unlike the present study where absorption efficiency was dependent on lutein
concentration of the product and of the digesta. The cassava products were not enriched,
however, and lutein levels were relatively low at under 7 µg/g cassava. Garrett et al (55)
found that approximately 22% of lutein in the digesta was absorbed by Caco-2 cells
following digestion of a vegetable meal and 4 hour monolayer incubation.
Linear regression was performed in order to evaluate the influence of differing fat
content, between product types, for both percentage lutein absorbed from the initial
product and total lutein absorbed per gram of product. The results are as follows:
Equation 5: % lutein absorbed = 64.13 – 0.447 * LUT – 1.106 * FAT, R2=0.486, p<0.01
for all terms
Equation 6: Lutein absorbed (µg/g of product) = 7.973 + 0.134 * FAT + 0.102 * LUT,
R2=0.458, p<0.01 for all terms
Note that equation 6 has influence from both bioaccessibility and absorption, since
products with greater micellization results will have more lutein available for absorption
by the Caco-2 cells.
R2 for the % absorption regression was 0.609, indicating there is variability which
cannot be explained by this simple linear model. All terms were significant according to
the ANOVA analysis (p<0.01). The trend for fat content vs. % absorption was opposite
to what was found at the level of bioaccessibility. A higher fat content appears to
decrease absorption efficiency. This suggests there could be a saturation of micelle
absorptive capacity by the Caco-2 monolayer. This is consistent with Caco-2 cell studies
which have demonstrated that micelle absorption is indeed a saturable process (98). The
digesta samples from the higher fat products are expected to contain more and possibly
larger mixed micelles. A smaller quantity of micelles richer in lutein formed during the
digestion of the lower fat products could be more efficiently absorbed if a larger
proportion of these micelles are taken up by the limited capacity of the Caco-2 brush
border. However, it is important to note that this effect may be an artefact of the
absorption characteristics of the Caco-2 monolayers used and might not be observed in
vivo. As noted above, lipid digestion and absorption in healthy individuals are generally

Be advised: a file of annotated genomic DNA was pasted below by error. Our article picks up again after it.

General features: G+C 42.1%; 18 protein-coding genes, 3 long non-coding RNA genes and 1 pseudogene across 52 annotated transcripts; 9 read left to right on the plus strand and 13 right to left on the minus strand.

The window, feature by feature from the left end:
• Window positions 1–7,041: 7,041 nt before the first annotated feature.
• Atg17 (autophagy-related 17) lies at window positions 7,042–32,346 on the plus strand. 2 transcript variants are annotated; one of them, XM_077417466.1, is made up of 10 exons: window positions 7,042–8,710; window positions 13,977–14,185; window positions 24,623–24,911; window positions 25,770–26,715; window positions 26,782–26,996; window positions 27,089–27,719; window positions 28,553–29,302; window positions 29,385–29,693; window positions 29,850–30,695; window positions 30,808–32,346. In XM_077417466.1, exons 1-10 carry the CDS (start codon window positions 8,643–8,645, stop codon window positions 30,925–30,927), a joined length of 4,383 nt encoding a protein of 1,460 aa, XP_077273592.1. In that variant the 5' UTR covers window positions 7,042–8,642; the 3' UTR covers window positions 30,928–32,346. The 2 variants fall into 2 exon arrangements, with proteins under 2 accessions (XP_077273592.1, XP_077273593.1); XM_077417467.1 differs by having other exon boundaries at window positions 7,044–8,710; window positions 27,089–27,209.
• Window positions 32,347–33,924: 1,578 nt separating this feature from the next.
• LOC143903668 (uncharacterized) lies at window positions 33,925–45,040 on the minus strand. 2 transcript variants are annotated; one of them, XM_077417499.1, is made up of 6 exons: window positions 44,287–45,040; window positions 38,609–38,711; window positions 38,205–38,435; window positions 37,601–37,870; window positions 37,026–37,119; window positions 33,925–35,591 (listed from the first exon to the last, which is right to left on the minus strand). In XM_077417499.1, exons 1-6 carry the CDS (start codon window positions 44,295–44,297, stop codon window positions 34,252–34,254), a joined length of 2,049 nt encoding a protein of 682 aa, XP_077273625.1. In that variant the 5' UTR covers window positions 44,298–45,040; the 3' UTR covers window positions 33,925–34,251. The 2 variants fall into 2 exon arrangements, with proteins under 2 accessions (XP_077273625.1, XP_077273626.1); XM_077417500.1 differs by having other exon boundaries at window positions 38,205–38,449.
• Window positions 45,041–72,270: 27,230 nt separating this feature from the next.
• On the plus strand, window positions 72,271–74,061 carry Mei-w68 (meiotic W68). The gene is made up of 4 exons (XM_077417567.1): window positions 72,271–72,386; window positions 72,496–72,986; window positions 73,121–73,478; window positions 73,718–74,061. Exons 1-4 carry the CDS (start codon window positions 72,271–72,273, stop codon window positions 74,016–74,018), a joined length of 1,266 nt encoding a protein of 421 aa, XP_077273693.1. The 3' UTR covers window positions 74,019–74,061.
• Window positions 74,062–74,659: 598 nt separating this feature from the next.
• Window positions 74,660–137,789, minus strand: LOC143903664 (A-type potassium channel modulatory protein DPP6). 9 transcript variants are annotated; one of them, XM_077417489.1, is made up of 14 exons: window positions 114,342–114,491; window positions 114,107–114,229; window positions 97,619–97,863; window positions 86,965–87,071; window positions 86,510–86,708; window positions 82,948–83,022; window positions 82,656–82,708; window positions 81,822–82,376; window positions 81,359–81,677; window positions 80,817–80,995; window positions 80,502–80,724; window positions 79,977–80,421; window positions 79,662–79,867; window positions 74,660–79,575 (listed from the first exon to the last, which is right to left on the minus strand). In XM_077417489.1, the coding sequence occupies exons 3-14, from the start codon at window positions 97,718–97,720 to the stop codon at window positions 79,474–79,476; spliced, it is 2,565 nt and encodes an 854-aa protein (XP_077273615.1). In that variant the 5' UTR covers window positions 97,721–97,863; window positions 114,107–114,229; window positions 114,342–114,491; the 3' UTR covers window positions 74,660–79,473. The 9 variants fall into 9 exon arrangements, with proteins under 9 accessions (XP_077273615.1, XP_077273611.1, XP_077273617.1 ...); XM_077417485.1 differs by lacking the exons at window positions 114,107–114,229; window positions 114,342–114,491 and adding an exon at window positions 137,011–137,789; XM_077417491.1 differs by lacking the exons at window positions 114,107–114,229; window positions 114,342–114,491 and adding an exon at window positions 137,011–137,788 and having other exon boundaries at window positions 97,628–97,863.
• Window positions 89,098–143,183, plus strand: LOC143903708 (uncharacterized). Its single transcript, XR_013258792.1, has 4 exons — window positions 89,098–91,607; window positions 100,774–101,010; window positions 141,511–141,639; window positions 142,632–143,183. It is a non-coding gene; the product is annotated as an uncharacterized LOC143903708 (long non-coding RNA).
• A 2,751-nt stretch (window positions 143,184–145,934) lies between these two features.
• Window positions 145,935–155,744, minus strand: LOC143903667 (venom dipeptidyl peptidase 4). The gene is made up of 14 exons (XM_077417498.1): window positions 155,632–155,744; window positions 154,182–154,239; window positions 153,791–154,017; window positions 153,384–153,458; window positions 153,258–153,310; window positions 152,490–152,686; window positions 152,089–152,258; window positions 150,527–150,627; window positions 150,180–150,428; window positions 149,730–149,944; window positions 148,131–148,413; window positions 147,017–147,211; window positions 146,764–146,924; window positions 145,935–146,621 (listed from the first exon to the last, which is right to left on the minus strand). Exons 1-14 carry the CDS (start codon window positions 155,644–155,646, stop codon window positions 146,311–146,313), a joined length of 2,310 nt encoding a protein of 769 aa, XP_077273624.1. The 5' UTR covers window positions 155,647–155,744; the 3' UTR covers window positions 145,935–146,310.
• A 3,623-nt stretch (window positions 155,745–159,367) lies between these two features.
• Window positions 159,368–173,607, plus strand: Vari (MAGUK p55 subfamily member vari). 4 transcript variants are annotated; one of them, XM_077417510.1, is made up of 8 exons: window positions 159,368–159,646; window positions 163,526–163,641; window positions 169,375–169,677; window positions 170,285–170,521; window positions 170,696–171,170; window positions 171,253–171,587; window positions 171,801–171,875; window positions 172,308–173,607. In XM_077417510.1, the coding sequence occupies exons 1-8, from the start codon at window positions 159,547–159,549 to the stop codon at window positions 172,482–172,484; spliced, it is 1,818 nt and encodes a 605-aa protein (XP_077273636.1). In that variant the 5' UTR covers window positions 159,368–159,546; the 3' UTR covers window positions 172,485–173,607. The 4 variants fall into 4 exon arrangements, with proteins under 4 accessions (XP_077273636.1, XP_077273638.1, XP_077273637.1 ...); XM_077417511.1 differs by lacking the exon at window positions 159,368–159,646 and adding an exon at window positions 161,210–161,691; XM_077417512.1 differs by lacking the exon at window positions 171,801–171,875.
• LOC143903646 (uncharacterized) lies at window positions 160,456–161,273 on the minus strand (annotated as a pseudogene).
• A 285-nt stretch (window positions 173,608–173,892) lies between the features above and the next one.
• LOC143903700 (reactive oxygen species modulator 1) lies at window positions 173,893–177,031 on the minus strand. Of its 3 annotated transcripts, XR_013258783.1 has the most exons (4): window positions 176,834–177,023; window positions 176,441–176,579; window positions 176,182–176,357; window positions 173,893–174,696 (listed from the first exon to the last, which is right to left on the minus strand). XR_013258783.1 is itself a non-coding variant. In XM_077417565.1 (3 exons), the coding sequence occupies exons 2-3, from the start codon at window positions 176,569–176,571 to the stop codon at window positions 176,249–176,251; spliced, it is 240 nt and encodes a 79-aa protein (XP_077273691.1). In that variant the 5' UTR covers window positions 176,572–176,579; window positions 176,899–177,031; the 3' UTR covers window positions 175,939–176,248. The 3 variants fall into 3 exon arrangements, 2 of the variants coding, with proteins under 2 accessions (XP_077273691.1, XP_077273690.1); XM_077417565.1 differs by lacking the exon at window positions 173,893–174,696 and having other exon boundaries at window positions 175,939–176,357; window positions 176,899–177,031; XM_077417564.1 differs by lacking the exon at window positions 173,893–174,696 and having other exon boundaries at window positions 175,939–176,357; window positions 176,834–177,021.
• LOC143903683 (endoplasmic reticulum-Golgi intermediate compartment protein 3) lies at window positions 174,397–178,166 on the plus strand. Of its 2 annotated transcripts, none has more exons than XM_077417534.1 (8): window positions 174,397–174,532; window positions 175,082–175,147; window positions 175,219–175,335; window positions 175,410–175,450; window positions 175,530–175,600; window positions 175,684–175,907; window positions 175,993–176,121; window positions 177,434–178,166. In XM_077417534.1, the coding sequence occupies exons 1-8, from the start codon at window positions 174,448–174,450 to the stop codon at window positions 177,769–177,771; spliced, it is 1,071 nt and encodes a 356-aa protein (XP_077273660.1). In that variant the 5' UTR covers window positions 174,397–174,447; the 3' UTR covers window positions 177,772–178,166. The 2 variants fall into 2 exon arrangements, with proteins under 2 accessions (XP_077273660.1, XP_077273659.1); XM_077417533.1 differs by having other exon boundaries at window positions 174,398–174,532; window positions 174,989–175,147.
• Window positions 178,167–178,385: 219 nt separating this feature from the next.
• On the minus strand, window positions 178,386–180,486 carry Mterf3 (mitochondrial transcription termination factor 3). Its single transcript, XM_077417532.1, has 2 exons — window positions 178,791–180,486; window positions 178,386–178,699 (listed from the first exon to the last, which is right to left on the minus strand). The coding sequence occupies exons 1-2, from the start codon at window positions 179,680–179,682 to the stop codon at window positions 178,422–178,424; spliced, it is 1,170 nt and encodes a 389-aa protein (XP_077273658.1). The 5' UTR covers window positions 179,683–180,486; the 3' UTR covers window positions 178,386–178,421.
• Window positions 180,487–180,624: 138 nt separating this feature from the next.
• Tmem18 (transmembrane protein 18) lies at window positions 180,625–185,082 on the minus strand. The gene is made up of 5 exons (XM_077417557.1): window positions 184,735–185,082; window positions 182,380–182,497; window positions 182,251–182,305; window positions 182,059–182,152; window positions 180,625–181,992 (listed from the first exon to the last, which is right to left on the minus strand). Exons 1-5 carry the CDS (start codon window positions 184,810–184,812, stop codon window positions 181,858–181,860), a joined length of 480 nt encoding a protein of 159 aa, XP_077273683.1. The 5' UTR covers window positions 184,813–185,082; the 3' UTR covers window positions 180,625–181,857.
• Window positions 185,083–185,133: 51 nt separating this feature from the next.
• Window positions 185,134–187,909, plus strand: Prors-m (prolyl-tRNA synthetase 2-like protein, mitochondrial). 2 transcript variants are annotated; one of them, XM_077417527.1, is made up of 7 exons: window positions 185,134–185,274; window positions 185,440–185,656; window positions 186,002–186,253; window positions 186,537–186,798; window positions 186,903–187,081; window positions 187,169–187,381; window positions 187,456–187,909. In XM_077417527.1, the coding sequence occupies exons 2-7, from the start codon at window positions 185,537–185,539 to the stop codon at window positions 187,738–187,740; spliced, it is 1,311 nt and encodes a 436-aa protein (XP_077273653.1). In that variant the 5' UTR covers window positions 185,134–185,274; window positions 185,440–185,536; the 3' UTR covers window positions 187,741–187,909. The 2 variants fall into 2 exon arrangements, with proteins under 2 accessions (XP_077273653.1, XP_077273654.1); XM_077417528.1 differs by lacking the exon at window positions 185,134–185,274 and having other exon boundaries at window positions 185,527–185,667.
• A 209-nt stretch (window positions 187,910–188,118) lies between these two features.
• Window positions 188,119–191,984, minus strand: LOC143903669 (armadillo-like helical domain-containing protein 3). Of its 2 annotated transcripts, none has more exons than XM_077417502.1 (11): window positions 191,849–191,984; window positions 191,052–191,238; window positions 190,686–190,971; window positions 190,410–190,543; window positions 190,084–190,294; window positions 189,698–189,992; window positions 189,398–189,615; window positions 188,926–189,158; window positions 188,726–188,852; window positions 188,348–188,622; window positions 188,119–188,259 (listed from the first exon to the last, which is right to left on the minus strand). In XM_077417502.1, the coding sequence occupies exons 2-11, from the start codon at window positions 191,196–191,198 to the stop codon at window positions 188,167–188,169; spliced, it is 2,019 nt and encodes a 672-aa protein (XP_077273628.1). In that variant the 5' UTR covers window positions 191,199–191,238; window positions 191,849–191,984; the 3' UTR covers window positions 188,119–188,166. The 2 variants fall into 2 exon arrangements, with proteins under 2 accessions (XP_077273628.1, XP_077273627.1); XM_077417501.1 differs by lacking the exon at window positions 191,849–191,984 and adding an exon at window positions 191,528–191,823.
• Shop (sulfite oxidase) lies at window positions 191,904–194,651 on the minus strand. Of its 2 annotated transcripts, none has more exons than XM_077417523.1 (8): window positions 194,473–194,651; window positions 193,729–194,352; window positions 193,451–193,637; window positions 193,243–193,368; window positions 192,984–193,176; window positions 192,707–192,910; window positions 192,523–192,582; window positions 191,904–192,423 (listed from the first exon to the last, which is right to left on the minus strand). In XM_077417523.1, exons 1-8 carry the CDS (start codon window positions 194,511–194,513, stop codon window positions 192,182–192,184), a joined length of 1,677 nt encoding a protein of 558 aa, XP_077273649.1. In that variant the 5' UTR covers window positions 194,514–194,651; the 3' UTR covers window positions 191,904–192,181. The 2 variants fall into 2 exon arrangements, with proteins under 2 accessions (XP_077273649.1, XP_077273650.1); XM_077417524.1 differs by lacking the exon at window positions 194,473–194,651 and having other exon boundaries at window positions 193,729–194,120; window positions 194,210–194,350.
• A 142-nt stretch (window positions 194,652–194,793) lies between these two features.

quite complete (78), so it seems unlikely that a large fraction of lipid-soluble compounds
would escape absorption.
It is also possible that differences between the products other than fat content
contribute to the observed differences in absorption efficiency. Metal ions – particularly
iron – have been observed to negatively impact lutein micellization and uptake by Caco-2
cells (99). These could be present in higher amounts in products which have higher flour
fractions (cookies and especially flatbread), as einkorn wheat varieties have been
observed to contain variable amounts of these micronutrients (100). In addition, the
proofing stage of the flatbread production results in higher amounts of solubilized starch
and release of dextrins from starch granules (101), which could also negatively impact
lutein micellization and uptake by Caco-2 cells (102), probably by increasing the medium
viscosity and thus decreasing diffusion rates.
Absolute lutein absorption was compared between product types using ANCOVA.
This revealed a significant influence of product lutein content (p<0.0005) and of product
type (p=0.026). These results were further analyzed using linear regression, using
product fat and the lutein content of the product (in µg/g dry product weight) as
independent variables. The regression result is described by Equation 6 (R2=0.458 for
this regression). All coefficients were significant (p<0.007). Therefore, product lutein
content was more important than product type in terms of lutein transfer through the
entire system (i.e. micellization and monolayer absorption results combined).
Additionally, the fat content of products did not exceed 25%, while the lutein content of
the products tested was up to 81 µg/g. Therefore, lutein content has a greater total
influence in the model due to its greater numeric value. Therefore, if the results of this
digestion model and absorption assay are an accurate representation of the situation in
vivo, a given target dose of lutein in terms of the actual amount which is delivered to the
bloodstream can be provided by enriching products to the level which produces the
required serum or tissue response.
The purpose of this study was to evaluate three different baked product matrices in
terms of their ability to deliver lutein, by focusing on the stages of bioaccessibility and
absorption using models of human digestion and intestinal absorption. Flatbreads